What splendid options are now planted in our local garden centers! I recently spent several hours browsing nurseries for the perfect containers for a client. No matter the season, there are superb containers that every Elderyarding® homeowner should consider.
Tip 1: Think BIG!
Rethink your daydreams if you’re thinking about permanent clay, ceramic, concrete or metal plant containers based on the common plastic pots in which plants are sold. Four-inch, quart, or gallon containers set you up visually to think small. And if you’re in the habit of buying a batch of plants in the “thrillers, fillers, spillers” approach, you may be accustomed to seasonal containers 18 to 24 inches tall and wide.
When I say “think big,” I mean REALLY BIG. I saw containers that were 40 inches across and 24 inches high. What an impact a pot that size would make on your patio, or even in the corner of your yard. Big pots can accommodate shrubs or small trees.
In fact, you could even create an entire garden with containers to manage the plants you love while reducing the work needed to dig soil, fertilize, and spread mulch. Add a drip irrigation system that delivers water for each plant’s precise needs, and your garden is both green and environmentally friendly.
Tip 2: Think color!
Containers have changed from the terracotta clay pots you may remember. I saw cobalt blue, three shades of aqua, sage green, pine green, bright red, soft dull red, bright orange, purple, yellow, mustard, shades of gray and cream, and every imaginable brown from rusty to chocolate.
How exciting for an Elderyarding® approach! You could put nothing but shrubs in a mass of containers and rely on the pots themselves to provide all the garden’s color. No worries about training your lawn guy to dig and divide your perennials, no fight at the big box store to find the perfect color of tough annuals to spruce up your porches and patios in spring – and summer – and fall – and winter, too, for some of us.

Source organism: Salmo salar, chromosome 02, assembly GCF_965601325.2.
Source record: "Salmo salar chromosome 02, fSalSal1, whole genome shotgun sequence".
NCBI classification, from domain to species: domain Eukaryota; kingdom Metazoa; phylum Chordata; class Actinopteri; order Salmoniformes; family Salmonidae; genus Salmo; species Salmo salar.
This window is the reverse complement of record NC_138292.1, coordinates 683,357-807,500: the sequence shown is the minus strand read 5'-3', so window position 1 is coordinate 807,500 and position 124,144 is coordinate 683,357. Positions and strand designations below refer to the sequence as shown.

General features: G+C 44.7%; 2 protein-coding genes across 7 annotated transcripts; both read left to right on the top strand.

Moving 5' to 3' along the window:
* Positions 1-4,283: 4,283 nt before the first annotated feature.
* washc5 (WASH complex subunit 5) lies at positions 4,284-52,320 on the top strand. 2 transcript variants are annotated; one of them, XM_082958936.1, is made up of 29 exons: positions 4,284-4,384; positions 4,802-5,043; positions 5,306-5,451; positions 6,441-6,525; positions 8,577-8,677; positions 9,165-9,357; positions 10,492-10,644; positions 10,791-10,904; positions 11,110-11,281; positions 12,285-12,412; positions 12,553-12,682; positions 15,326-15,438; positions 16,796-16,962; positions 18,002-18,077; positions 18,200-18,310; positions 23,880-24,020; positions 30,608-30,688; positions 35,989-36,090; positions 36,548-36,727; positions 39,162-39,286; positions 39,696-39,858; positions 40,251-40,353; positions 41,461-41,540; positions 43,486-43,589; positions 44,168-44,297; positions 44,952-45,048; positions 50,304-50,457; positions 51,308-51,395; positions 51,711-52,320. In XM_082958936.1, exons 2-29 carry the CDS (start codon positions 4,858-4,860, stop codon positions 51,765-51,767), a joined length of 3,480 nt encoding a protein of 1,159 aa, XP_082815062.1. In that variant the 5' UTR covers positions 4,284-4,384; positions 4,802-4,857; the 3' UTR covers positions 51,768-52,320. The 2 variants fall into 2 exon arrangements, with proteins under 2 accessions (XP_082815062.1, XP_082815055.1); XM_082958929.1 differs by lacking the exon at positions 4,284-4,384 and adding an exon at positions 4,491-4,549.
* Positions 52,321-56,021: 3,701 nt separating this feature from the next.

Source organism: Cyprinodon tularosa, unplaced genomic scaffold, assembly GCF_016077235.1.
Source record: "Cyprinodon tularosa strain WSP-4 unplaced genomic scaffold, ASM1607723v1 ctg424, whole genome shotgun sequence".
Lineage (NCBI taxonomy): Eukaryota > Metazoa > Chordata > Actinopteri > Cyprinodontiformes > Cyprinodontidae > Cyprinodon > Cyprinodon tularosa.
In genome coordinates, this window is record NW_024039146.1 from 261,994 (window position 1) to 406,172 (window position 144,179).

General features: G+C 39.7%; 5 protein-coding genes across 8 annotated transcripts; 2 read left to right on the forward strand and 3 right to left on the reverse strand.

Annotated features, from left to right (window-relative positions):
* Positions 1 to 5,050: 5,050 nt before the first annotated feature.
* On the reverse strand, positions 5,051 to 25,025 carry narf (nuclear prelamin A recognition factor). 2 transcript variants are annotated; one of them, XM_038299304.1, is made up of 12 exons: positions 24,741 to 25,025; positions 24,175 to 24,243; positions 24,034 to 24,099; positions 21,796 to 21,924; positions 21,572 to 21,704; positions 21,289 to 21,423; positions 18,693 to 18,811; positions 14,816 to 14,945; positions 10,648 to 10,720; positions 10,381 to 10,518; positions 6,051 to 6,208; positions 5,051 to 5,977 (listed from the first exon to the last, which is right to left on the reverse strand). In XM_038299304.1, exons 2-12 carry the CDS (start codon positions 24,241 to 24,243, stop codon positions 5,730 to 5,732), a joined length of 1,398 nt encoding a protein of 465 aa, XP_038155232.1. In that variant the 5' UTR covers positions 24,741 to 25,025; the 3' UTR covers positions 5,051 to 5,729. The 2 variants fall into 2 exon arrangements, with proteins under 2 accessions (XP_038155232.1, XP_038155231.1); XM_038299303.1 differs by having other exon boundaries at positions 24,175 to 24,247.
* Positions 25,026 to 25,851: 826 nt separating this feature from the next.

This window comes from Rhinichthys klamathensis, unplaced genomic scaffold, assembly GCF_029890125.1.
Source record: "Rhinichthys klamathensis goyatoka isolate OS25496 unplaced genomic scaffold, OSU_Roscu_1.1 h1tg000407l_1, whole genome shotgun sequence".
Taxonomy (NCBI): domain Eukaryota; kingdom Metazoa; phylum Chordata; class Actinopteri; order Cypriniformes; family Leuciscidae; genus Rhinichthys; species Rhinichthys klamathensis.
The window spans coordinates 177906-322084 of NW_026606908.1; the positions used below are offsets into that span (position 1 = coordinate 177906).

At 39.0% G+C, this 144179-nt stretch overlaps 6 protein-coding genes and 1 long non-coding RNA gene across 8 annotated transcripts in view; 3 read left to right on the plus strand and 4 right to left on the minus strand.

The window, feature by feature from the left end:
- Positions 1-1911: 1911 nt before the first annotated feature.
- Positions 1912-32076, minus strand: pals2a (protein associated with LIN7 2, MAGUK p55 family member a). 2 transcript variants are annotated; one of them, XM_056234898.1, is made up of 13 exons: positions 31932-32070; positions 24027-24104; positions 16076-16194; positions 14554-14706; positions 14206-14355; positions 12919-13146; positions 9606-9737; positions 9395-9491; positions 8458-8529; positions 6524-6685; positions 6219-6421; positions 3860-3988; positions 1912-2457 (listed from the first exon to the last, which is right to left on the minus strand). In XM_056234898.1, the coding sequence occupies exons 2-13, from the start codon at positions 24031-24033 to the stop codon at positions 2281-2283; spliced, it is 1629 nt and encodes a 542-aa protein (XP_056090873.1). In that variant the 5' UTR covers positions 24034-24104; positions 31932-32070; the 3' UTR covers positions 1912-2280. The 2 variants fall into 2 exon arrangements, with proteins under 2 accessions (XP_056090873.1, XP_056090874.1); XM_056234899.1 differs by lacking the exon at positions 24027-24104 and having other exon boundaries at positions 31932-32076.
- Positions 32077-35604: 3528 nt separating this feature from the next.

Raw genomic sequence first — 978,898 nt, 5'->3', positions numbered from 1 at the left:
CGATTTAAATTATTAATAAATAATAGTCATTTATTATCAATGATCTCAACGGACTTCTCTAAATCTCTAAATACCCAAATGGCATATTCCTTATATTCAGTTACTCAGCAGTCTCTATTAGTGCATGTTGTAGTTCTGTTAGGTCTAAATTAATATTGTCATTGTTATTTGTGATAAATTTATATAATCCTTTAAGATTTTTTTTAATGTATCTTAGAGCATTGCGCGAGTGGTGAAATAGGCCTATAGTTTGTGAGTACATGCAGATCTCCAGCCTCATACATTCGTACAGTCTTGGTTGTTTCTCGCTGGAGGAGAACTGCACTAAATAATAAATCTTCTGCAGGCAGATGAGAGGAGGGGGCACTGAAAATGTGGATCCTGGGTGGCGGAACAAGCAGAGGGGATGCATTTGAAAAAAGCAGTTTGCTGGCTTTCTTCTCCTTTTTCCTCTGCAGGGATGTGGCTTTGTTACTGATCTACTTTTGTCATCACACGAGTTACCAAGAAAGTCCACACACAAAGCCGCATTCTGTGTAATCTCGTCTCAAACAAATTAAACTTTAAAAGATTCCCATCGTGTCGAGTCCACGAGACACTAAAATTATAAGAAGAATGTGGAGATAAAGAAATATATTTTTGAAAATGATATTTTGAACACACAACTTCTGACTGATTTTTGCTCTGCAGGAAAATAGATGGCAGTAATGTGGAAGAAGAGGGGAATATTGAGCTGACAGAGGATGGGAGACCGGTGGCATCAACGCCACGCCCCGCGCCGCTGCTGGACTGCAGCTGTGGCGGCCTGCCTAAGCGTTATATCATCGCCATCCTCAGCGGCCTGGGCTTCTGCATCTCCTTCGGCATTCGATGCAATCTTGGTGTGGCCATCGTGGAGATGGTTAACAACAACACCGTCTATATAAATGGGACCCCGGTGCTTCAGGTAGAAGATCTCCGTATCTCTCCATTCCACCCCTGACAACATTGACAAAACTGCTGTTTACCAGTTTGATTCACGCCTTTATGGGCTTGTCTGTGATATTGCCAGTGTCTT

Tip 3: Think contrast!
I’ve written before about developing visual fascination that keeps your yard appealing when your vision changes or you are housebound due to illness. Containers can be a perfect solution here. Recently I saw a glorious front yard featuring a dark red brick wall fronted by a carefully pruned green and white variegated shrub at the sidewalk.
But why offer this sight just to passersby? Transfer this idea into a similar back yard vision observable from your bedroom window. Start with a dark wall or fence, then add a big low creamy container planted with a small deciduous weeping tree. The container provides contrast to draw your eye year-round, while the tree’s blossoms capture your attention in March, and colorful leaves mark the approach of fall. Or make the container bright yellow and keep the plant a simple well-shaped evergreen.
As for me, I’ve fallen in love with a container like a huge ornamental vase – a five-foot-tall turquoise beauty that’s only 18 inches in diameter. Plant in it? Definitely unrealistic. But oh, my, how glorious it would look as the focal point at the end of the pergola, with “Big Pink” autumn sage in a cloud at its feet. It would change the entire garden corner from “cottagey” to elegant with the same native plants in place.